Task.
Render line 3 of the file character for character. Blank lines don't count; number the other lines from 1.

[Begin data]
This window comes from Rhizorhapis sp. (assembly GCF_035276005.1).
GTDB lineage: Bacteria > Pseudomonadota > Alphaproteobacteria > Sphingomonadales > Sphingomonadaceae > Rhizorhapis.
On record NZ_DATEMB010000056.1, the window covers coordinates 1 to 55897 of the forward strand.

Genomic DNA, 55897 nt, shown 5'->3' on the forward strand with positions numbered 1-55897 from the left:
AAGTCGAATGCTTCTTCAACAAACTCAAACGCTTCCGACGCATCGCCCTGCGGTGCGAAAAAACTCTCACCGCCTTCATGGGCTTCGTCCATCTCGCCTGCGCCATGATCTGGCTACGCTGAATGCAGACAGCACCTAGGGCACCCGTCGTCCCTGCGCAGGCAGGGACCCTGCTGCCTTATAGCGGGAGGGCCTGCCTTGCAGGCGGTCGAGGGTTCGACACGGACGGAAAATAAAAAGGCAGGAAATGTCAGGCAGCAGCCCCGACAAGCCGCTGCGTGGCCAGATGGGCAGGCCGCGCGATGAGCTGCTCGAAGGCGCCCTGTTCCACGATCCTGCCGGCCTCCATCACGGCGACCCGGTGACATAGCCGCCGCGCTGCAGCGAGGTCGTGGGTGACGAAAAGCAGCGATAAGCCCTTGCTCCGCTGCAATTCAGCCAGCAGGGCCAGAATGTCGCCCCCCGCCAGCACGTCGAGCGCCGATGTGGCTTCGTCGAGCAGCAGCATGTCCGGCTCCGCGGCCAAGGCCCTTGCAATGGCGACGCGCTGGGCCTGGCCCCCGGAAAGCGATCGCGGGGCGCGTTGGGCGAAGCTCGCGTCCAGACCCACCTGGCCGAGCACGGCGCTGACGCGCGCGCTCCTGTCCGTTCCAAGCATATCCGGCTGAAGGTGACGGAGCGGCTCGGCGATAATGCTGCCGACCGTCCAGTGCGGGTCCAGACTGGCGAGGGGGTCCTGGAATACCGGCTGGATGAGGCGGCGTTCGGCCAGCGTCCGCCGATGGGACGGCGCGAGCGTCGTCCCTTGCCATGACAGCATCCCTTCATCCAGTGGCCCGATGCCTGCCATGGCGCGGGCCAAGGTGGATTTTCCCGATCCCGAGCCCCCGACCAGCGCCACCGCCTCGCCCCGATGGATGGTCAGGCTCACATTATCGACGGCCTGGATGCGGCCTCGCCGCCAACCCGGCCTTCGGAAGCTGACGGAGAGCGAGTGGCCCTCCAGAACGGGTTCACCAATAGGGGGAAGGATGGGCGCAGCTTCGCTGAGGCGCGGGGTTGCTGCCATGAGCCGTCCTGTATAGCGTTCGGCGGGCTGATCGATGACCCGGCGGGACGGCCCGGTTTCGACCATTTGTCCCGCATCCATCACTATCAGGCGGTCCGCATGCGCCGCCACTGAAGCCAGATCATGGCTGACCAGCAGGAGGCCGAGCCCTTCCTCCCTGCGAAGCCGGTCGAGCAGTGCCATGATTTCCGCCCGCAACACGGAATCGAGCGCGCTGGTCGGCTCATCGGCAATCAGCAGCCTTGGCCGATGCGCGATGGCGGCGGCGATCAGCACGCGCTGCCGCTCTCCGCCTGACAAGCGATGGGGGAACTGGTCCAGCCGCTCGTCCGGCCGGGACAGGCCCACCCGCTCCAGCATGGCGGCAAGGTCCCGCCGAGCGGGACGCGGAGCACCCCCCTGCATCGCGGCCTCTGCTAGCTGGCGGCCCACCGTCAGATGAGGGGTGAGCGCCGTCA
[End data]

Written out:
On record NZ_DATEMB010000056.1, the window covers coordinates 1 to 55897 of the forward strand.